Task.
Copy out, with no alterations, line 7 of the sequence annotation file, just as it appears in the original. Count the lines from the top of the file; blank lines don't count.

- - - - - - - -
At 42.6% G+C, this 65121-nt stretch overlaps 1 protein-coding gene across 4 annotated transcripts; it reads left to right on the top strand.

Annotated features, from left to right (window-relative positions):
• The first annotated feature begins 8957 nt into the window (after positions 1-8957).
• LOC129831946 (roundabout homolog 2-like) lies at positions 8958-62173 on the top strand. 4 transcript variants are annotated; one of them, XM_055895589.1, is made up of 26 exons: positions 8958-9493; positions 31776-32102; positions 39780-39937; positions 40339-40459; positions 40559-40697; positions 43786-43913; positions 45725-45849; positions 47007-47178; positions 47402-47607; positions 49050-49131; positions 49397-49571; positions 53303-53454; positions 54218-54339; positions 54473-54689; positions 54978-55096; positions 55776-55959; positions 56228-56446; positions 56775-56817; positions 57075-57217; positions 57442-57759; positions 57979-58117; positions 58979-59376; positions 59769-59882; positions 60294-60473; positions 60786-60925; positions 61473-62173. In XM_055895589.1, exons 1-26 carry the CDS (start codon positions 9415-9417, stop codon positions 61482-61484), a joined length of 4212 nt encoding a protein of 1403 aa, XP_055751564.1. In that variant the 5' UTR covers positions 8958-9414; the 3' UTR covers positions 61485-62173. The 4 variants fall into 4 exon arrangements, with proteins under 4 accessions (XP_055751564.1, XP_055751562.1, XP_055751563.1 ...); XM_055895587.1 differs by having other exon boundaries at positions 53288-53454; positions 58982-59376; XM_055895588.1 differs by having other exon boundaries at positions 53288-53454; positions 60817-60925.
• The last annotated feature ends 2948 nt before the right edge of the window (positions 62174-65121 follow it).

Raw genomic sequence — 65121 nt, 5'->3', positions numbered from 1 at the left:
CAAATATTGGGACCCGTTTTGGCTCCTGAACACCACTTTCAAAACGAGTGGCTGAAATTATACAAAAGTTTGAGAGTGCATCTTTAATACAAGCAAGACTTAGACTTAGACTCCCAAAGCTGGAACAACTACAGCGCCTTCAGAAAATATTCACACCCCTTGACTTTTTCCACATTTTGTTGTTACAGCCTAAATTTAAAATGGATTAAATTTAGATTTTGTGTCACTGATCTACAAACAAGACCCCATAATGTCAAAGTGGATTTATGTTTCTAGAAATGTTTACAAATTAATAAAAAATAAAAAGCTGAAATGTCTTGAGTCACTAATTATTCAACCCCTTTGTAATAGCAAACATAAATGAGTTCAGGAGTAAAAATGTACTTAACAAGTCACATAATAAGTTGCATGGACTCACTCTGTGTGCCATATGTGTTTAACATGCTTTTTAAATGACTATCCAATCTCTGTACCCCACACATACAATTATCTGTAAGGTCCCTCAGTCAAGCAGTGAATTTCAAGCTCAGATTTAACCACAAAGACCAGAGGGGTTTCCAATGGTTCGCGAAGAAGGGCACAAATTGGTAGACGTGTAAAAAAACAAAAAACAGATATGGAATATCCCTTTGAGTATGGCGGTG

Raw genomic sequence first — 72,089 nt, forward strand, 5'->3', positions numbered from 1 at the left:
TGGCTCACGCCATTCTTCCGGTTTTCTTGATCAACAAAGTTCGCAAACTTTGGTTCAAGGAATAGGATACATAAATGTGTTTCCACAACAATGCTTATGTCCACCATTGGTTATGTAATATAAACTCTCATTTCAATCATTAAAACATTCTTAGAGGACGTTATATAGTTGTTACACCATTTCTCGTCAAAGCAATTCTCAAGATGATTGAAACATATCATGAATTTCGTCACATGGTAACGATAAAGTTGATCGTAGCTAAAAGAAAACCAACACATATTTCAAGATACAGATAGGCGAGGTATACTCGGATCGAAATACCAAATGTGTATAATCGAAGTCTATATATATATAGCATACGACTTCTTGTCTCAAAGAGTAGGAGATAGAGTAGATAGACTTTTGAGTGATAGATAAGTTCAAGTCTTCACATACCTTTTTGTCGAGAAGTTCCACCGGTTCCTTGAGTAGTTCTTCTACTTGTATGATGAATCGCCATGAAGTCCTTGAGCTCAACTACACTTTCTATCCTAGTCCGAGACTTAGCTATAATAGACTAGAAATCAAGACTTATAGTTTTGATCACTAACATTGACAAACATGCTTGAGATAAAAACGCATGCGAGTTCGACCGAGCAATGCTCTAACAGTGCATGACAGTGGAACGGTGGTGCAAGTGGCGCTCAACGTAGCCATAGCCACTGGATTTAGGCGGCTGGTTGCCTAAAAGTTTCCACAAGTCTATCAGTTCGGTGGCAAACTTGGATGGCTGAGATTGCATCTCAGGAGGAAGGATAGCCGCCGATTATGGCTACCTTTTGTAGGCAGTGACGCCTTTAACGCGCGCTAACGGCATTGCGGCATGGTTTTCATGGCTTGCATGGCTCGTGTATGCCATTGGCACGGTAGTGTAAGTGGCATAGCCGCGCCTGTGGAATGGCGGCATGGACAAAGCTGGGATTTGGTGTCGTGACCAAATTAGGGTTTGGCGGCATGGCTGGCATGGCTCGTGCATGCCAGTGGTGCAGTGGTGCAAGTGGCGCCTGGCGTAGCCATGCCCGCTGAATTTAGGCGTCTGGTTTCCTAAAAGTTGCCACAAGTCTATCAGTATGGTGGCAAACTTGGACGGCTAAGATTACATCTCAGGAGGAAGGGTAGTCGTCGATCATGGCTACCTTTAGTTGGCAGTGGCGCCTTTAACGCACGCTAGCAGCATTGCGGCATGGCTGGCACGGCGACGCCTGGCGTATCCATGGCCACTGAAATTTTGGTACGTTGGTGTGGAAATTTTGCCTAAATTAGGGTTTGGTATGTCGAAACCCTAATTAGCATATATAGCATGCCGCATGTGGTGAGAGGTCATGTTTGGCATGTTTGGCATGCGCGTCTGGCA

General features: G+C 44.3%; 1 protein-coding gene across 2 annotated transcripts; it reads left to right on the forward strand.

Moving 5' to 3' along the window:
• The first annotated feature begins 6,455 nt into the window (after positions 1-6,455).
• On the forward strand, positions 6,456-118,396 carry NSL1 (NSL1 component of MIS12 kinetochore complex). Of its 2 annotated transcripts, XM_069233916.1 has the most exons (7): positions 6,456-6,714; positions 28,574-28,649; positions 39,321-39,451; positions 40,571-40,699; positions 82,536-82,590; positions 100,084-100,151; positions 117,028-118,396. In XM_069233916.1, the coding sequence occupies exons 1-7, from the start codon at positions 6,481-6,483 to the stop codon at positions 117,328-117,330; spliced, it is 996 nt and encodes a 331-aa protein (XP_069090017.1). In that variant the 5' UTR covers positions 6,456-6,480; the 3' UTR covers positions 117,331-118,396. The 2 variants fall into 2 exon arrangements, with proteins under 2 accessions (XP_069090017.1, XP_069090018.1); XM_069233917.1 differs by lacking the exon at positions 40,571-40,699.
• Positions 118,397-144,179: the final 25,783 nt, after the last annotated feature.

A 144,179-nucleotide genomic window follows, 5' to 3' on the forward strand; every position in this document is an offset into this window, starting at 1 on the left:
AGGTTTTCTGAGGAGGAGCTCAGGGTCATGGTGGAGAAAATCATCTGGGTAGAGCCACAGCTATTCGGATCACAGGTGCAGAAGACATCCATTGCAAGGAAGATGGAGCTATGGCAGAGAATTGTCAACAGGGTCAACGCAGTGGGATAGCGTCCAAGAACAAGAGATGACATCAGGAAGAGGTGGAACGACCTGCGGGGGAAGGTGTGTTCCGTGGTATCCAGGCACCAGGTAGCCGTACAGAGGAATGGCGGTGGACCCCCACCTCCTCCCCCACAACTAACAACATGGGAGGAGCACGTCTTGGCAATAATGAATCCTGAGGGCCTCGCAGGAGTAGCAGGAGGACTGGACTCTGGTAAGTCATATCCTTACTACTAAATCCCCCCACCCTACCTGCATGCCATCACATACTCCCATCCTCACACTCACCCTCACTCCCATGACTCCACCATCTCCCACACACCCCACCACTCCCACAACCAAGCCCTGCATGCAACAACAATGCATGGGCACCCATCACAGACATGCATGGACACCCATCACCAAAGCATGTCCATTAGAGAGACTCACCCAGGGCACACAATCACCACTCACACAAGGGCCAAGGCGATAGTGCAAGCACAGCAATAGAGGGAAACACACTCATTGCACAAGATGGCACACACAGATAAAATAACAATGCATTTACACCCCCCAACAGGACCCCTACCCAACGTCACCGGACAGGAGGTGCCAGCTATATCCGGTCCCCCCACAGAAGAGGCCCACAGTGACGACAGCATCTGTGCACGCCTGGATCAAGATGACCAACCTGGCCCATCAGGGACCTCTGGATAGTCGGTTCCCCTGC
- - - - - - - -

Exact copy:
CAAATATTGGGACCCGTTTTGGCTCCTGAACACCACTTTCAAAACGAGTGGCTGAAATTATACAAAAGTTTGAGAGTGCATCTTTAATACAAGCAAGACTTAGACTTAGACTCCCAAAGCTGGAACAACTACAGCGCCTTCAGAAAATATTCACACCCCTTGACTTTTTCCACATTTTGTTGTTACAGCCTAAATTTAAAATGGATTAAATTTAGATTTTGTGTCACTGATCTACAAACAAGACCCCATAATGTCAAAGTGGATTTATGTTTCTAGAAATGTTTACAAATTAATAAAAAATAAAAAGCTGAAATGTCTTGAGTCACTAATTATTCAACCCCTTTGTAATAGCAAACATAAATGAGTTCAGGAGTAAAAATGTACTTAACAAGTCACATAATAAGTTGCATGGACTCACTCTGTGTGCCATATGTGTTTAACATGCTTTTTAAATGACTATCCAATCTCTGTACCCCACACATACAATTATCTGTAAGGTCCCTCAGTCAAGCAGTGAATTTCAAGCTCAGATTTAACCACAAAGACCAGAGGGGTTTCCAATGGTTCGCGAAGAAGGGCACAAATTGGTAGACGTGTAAAAAAACAAAAAACAGATATGGAATATCCCTTTGAGTATGGCGGTG